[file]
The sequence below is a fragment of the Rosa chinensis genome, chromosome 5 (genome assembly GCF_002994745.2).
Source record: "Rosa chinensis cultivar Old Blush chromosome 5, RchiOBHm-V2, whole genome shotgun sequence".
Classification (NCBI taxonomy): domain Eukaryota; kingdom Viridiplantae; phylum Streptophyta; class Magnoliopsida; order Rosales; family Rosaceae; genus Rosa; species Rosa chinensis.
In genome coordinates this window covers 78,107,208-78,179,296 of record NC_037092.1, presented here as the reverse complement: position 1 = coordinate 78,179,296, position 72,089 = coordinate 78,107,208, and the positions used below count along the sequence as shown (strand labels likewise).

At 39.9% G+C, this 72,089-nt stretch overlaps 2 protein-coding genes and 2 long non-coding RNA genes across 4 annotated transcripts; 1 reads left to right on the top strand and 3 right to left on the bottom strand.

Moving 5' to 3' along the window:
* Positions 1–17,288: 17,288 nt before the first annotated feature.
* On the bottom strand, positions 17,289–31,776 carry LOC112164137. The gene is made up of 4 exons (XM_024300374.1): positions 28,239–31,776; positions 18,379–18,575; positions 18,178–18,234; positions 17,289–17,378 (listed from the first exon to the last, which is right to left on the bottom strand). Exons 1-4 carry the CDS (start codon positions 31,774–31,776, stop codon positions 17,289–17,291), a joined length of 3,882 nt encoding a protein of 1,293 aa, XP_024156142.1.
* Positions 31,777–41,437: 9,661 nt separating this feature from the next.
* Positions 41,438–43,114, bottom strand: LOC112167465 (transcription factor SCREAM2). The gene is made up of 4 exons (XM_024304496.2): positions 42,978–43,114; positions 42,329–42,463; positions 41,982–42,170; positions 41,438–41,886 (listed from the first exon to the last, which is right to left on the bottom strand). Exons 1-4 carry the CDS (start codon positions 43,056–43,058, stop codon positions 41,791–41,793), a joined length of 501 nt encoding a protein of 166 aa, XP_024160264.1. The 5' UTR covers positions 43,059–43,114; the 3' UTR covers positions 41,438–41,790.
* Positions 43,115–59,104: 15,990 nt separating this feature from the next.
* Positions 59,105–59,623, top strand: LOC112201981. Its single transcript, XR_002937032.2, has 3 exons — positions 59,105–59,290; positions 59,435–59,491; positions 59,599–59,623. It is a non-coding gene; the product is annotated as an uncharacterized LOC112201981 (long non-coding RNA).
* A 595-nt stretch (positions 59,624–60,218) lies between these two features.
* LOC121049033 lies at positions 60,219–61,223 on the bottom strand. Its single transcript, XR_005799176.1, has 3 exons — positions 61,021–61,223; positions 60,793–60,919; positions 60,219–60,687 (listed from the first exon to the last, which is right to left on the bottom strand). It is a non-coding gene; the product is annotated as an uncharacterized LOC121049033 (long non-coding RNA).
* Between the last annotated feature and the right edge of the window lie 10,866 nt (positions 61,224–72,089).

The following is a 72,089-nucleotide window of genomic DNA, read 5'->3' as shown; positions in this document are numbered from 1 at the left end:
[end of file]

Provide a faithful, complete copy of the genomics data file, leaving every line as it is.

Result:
The sequence below is a fragment of the Rosa chinensis genome, chromosome 5 (genome assembly GCF_002994745.2).
Source record: "Rosa chinensis cultivar Old Blush chromosome 5, RchiOBHm-V2, whole genome shotgun sequence".
Classification (NCBI taxonomy): domain Eukaryota; kingdom Viridiplantae; phylum Streptophyta; class Magnoliopsida; order Rosales; family Rosaceae; genus Rosa; species Rosa chinensis.
In genome coordinates this window covers 78,107,208-78,179,296 of record NC_037092.1, presented here as the reverse complement: position 1 = coordinate 78,179,296, position 72,089 = coordinate 78,107,208, and the positions used below count along the sequence as shown (strand labels likewise).

At 39.9% G+C, this 72,089-nt stretch overlaps 2 protein-coding genes and 2 long non-coding RNA genes across 4 annotated transcripts; 1 reads left to right on the top strand and 3 right to left on the bottom strand.

Moving 5' to 3' along the window:
* Positions 1–17,288: 17,288 nt before the first annotated feature.
* On the bottom strand, positions 17,289–31,776 carry LOC112164137. The gene is made up of 4 exons (XM_024300374.1): positions 28,239–31,776; positions 18,379–18,575; positions 18,178–18,234; positions 17,289–17,378 (listed from the first exon to the last, which is right to left on the bottom strand). Exons 1-4 carry the CDS (start codon positions 31,774–31,776, stop codon positions 17,289–17,291), a joined length of 3,882 nt encoding a protein of 1,293 aa, XP_024156142.1.
* Positions 31,777–41,437: 9,661 nt separating this feature from the next.
* Positions 41,438–43,114, bottom strand: LOC112167465 (transcription factor SCREAM2). The gene is made up of 4 exons (XM_024304496.2): positions 42,978–43,114; positions 42,329–42,463; positions 41,982–42,170; positions 41,438–41,886 (listed from the first exon to the last, which is right to left on the bottom strand). Exons 1-4 carry the CDS (start codon positions 43,056–43,058, stop codon positions 41,791–41,793), a joined length of 501 nt encoding a protein of 166 aa, XP_024160264.1. The 5' UTR covers positions 43,059–43,114; the 3' UTR covers positions 41,438–41,790.
* Positions 43,115–59,104: 15,990 nt separating this feature from the next.
* Positions 59,105–59,623, top strand: LOC112201981. Its single transcript, XR_002937032.2, has 3 exons — positions 59,105–59,290; positions 59,435–59,491; positions 59,599–59,623. It is a non-coding gene; the product is annotated as an uncharacterized LOC112201981 (long non-coding RNA).
* A 595-nt stretch (positions 59,624–60,218) lies between these two features.
* LOC121049033 lies at positions 60,219–61,223 on the bottom strand. Its single transcript, XR_005799176.1, has 3 exons — positions 61,021–61,223; positions 60,793–60,919; positions 60,219–60,687 (listed from the first exon to the last, which is right to left on the bottom strand). It is a non-coding gene; the product is annotated as an uncharacterized LOC121049033 (long non-coding RNA).
* Between the last annotated feature and the right edge of the window lie 10,866 nt (positions 61,224–72,089).

The following is a 72,089-nucleotide window of genomic DNA, read 5'->3' as shown; positions in this document are numbered from 1 at the left end: